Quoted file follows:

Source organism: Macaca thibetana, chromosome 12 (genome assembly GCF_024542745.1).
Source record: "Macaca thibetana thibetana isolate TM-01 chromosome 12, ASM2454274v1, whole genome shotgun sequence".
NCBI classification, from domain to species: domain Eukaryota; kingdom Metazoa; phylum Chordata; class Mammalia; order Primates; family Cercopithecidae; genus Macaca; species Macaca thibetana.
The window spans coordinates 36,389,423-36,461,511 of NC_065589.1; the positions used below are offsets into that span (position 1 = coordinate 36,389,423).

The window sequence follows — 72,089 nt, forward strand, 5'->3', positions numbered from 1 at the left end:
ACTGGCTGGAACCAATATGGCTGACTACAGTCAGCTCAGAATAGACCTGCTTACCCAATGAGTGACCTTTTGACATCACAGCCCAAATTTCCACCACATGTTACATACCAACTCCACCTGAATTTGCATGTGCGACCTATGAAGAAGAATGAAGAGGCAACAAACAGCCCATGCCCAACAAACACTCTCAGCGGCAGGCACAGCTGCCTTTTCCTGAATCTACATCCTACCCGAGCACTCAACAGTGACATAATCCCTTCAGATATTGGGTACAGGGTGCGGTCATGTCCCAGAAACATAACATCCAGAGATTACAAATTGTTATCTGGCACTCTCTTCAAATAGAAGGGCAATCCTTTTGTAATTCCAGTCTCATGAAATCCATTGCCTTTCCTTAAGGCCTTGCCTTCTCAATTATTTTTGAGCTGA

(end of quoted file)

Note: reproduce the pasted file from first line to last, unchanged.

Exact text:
Source organism: Macaca thibetana, chromosome 12 (genome assembly GCF_024542745.1).
Source record: "Macaca thibetana thibetana isolate TM-01 chromosome 12, ASM2454274v1, whole genome shotgun sequence".
NCBI classification, from domain to species: domain Eukaryota; kingdom Metazoa; phylum Chordata; class Mammalia; order Primates; family Cercopithecidae; genus Macaca; species Macaca thibetana.
The window spans coordinates 36,389,423-36,461,511 of NC_065589.1; the positions used below are offsets into that span (position 1 = coordinate 36,389,423).

The window sequence follows — 72,089 nt, forward strand, 5'->3', positions numbered from 1 at the left end:
ACTGGCTGGAACCAATATGGCTGACTACAGTCAGCTCAGAATAGACCTGCTTACCCAATGAGTGACCTTTTGACATCACAGCCCAAATTTCCACCACATGTTACATACCAACTCCACCTGAATTTGCATGTGCGACCTATGAAGAAGAATGAAGAGGCAACAAACAGCCCATGCCCAACAAACACTCTCAGCGGCAGGCACAGCTGCCTTTTCCTGAATCTACATCCTACCCGAGCACTCAACAGTGACATAATCCCTTCAGATATTGGGTACAGGGTGCGGTCATGTCCCAGAAACATAACATCCAGAGATTACAAATTGTTATCTGGCACTCTCTTCAAATAGAAGGGCAATCCTTTTGTAATTCCAGTCTCATGAAATCCATTGCCTTTCCTTAAGGCCTTGCCTTCTCAATTATTTTTGAGCTGA